4 Pitchers Ready to Bounce Back After the All-Star Break
Baseball can be a funky game. Pitchers we expected to be studs aren't performing as well, and some are wildly surpassing our expectations.
The great thing is that it's a long season, and between second-chance leagues post All-Star break, or just making up ground in your current leagues, you aren't dead in the water. Yet.
Let's examine four pitchers who could be primed for a bounce-back second half that you can steal away via trade or waiver wire acquisition.
Chris Sale, Boston Red Sox
It's been a quirky season for Sale -- he struggled early on, recording a 6.30 ERA in the first month of the season. But ever since then, he's been flat-out disgusting, and his 34.5% strikeout rate ranks third-best in all of baseball. He also ranks third in K-BB% (28.6%), as well, and he's been hampered by a career-worst 1.35 home runs per nine innings (HR/9).
As long as Sale can potentially revert back to his career norms, he could be in line for a monster second half.
Zack Wheeler, New York Mets
After an absolutely dominant second half of 2018, Zack Wheeler rocketed up draft boards this off-season. Unfortunately, the first half of 2019 has not followed Wheeler's gorgeous second-half performance.
Wheeler owns the largest ERA - FIP differential among qualified starters, meaning that his 4.69 ERA could be far better.
Like Sale, Wheeler's undoing is rooted in his HR/9 -- it sits at 1.21, or nearly double his 2018 mark of 0.69. And the rest of his metrics are at or better than his 2018 marks. His strikeout rate has improved (24.1% to 25.6%), his walk rate -- long a bugaboo for Wheeler -- has declined (7.4% to 6.7%), and his fly-ball rate has marginally improved, as well.
Wheeler's velocity on his fastball is up a tick at 97.1 MPH, so assuming he can sort out the home run issues, he could be stellar in the second half, too.
Blake Snell, Tampa Bay Rays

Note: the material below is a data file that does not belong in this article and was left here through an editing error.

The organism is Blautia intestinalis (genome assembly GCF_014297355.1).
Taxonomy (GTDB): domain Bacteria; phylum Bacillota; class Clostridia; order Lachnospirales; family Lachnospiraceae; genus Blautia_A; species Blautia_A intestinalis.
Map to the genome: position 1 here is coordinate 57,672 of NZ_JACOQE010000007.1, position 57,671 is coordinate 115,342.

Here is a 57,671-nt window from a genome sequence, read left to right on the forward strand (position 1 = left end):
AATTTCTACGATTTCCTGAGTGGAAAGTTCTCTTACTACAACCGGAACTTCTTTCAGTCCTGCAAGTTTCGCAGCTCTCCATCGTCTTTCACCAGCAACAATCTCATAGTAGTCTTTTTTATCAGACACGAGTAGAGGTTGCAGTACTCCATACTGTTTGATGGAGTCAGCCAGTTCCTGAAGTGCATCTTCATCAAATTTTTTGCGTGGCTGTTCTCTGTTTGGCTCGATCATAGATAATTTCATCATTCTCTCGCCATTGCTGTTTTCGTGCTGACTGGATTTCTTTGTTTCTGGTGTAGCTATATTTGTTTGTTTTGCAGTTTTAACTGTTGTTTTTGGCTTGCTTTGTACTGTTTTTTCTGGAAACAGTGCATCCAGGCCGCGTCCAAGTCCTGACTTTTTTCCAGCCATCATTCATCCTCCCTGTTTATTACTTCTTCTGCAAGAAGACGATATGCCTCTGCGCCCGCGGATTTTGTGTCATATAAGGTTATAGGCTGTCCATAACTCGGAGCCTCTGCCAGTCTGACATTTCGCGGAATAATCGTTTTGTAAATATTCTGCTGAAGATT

While he doesn't qualify among starting pitchers due to a bit of missed time, Blake Snell stans will point to the southpaw's inflated 4.70 ERA this season spanning 90 innings and scream that regression was inevitable.
Savvy fantasy players, however, will recognize that while regression was inevitable, it's violently swung too far in the other direction. Snell's 2019 numbers compare pretty favorably to his 2018 marks, including an increase in strikeout rate (31.6% to 32.8%), a decrease in fly-ball rate (36.4% to 33.3%), and a huge leap in swinging-strike rate (15.1% to 17.8%).
Home runs that have also bitten Snell -- he currently sits at 1.30 HR/9, which is a career worst.
Snell has been a bit unlucky in terms of strand rate (68.0%), so banking on a big second half from the lefty is certainly not a bad premise.
Brandon Woodruff, Milwaukee Brewers
Wait, why are we analyzing a pitcher who has far outperformed his ADP this season? The scary part to consider for NL Central teams is that Brandon Woodruff of the Milwaukee Brewers likely has the ability to be even better down the stretch.
Woodruff's season can be easily defined in two chunks. In his first five starts of the year, he faced what used to be a good St. Louis Cardinals offense (twice), along with the Los Angeles Angels (eighth in team wOBA), the Chicago Cubs (seventh), and the Los Angeles Dodgers (fifth). The result was he was blasted for a 5.81 ERA over 26 1/3 innings pitched.
But in his last 13 starts, Woodruff has posted a sparkling 2.98 ERA, 29.5% strikeout rate, 5.0% walk rate, and only a 30.7% fly-ball rate -- all while pitching home games in the band box known as Miller Park.
So while his 3.67 ERA may not be as good as you could hope for, his 2.91 FIP and 3.52 skill-interactive ERA (SIERA) show he's been even better than what he's offered fantasy owners thus far. He could easily finish as a top-10 starting pitcher in 2019.